Given the day’s warmth, he sits outdoors at the mosaic-tiled bistro table, cradling an Asian porcelain cup filled with aromatic jasmine green tea, appreciating the subtle aroma of the brew and its delicate taste. He observes the commotion of feeding birds with delight, occasionally turning to gaze upward at the trees and filtered sunlight, half-listening to the muffled sounds of the neighborhood that surrounds him. Resting. Sensing. Feeling.
His bodymind still pulses with experiences of the recent travels, a stream of fresh memories replayed, but mostly he is appreciating the measured downbeats of a familiar, unhurried life that nourishes him. He is home again, though for this wandering man home is less an actual locale than it is a way of being—a certain ease of body and spirit, a connection with earth and self, which are never really separate. Home is a repeated turning towards that which nourishes the bodysoul while turning away from whatever does not. It is a sense of balance and comfort, a return to center when life pulls him too far in one direction.
For a Soul Artist like this man, ‘home’ is a feeling of openness, expansion, and deep sustenance on all levels of being. It consists not only of the sanctuary of a physical abode but also the little rituals and daily celebrations of being human, those moments and actions that bring him back to himself in a conscious, meaningful way—even when such actions are deceptively simple, like lighting a stick of resinous incense in his house, perfuming the space as if it were a sacred temple. Savoring a cup of tea. Sweeping the porch. Feeding the birds. Greeting the dawn.
Later as the daylight fades to an evening that whispers of periwinkle, he lights the dozen candles around the cottage, turns on some mellow music, pours himself a glass of wine, ￼and sets about creating a modest supper. After two weeks of restaurant fare, how deliciously welcome to cook something fresh. Separating the sturdy, crisp leaves of chard from their rainbow colored stalks, he offers a little prayer of gratitude for the gift of life in his hands. His bodysoul craves something fresh, healthy and flavorful, full of prana/chi, prepared with his own hands and savored in a non-commercial environment.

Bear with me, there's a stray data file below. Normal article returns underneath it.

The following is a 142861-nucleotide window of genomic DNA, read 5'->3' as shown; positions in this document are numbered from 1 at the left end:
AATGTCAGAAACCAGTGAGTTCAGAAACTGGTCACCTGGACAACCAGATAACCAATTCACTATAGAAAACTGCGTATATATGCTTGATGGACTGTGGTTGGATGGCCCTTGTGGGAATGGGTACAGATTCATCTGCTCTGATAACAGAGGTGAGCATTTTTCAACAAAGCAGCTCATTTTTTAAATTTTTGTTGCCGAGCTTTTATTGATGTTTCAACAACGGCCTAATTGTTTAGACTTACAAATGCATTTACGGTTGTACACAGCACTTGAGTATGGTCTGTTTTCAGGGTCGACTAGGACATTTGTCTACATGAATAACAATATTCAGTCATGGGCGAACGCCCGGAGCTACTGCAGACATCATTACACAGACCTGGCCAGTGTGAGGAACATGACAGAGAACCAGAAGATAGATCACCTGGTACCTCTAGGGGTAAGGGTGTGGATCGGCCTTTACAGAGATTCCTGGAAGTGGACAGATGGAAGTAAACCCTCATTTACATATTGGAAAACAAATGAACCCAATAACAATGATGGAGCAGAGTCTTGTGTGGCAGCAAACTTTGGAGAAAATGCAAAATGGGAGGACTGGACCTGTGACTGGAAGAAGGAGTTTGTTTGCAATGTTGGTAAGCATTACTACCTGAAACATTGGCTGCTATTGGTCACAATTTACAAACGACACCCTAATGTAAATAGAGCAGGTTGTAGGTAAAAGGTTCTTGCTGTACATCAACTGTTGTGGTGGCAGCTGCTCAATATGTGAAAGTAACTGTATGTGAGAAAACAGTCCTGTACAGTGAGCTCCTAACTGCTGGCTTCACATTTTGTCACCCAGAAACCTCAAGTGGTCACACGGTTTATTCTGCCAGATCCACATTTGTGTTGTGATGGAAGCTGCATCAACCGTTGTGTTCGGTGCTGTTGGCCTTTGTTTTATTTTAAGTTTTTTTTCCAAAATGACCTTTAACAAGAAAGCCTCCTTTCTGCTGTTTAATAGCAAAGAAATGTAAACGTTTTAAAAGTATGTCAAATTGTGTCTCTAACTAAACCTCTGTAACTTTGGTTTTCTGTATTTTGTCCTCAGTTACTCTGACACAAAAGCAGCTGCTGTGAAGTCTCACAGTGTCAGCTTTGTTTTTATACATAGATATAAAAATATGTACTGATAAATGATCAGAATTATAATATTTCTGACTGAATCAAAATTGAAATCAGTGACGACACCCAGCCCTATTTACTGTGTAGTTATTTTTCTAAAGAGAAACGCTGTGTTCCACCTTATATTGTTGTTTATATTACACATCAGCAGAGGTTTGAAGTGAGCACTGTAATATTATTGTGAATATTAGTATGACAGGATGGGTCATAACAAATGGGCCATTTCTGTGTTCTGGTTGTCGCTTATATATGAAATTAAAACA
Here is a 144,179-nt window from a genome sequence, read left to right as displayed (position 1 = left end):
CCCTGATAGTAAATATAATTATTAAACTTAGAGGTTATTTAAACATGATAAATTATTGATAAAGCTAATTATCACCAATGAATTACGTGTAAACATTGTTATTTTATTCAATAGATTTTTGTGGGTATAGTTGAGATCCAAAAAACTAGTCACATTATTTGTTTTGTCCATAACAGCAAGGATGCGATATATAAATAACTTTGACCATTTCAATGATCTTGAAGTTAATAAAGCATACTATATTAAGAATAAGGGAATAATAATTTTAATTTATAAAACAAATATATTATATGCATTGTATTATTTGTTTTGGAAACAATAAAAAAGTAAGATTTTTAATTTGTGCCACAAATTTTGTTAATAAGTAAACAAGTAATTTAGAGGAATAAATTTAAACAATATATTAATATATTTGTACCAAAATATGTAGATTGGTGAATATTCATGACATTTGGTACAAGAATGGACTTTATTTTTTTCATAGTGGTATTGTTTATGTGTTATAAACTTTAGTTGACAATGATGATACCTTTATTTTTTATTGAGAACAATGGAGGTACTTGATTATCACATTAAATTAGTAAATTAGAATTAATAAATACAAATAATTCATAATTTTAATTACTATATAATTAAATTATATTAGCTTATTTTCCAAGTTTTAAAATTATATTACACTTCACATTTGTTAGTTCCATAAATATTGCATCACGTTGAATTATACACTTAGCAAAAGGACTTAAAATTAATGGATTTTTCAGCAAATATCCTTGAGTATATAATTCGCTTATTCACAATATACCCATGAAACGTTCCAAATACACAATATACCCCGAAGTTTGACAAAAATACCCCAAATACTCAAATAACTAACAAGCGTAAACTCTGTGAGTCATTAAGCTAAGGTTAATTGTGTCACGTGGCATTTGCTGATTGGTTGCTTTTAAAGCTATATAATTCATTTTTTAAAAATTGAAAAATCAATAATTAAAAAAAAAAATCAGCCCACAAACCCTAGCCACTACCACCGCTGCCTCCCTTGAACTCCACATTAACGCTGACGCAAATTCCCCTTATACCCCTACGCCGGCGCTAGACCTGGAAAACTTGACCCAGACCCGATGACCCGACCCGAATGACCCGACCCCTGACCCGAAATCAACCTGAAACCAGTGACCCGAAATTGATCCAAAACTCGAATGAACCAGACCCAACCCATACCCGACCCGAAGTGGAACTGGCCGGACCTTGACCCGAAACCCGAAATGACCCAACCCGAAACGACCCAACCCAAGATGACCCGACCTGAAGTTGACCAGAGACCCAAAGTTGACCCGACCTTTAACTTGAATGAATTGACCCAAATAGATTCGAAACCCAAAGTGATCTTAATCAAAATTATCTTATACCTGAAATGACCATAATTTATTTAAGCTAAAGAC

He eats alone at the table by the window, observing the fading violet sky through a tangled frame of silhouetted cypress boughs, the flickering beeswax taper beside him casting a circle of golden illumination. He feels a note of blue in his wild heart, missing his beloved after the delight of traveling together, and now once again sailing a solitary passage for a while. Unfathomable, the mysterious currents of life.
The bold flavors on his plate—astringent greens, pungent chile and garlic, a hint of lemon and salt, the earthy and buttered goodness of grains—taste all the more welcome and delicious for their organic, fresh simplicity. With a nibble of dark chocolate and a cup of fine tea to follow, all seems right in the world again. Or nearly.
How good it is to enjoy a change of pace and scenery, the excitement of international travel to a realm beyond the everyday familiar. Yet also how pleasing to return to a simple, quiet life that nourishes and sustains. In a busy, hurried, noisy world of ‘doing’ and forgetting, everyone glued to their handheld mobile devices, how essential to unplug and revert to a slower, tactile and more connected, non-technological approach to life.
To what do we offer the gift of our attention? What truly nourishes on a deep level? What might we discover when we live at ‘soul speed’ rather than full throttle?
Night descends. A pearl of moon and flickering stars emerge, just as they have each night since the saga of Troy and back even further into the mists of timelessness. Outdoors in the dark beneath the great tree, listening to the sea, scents of cypress and night blooming jasmine on the salty air, the man offers a silent prayer of gratitude. Such beauty and uncountable blessings. What grace this body, this vessel for the soul. What a supreme privilege to be alive, ensconced in bones and breath, endeavoring to offer something of meaningful value while walking on this blue green jewel of a planet as it spins through the cosmos.
It is good to be home.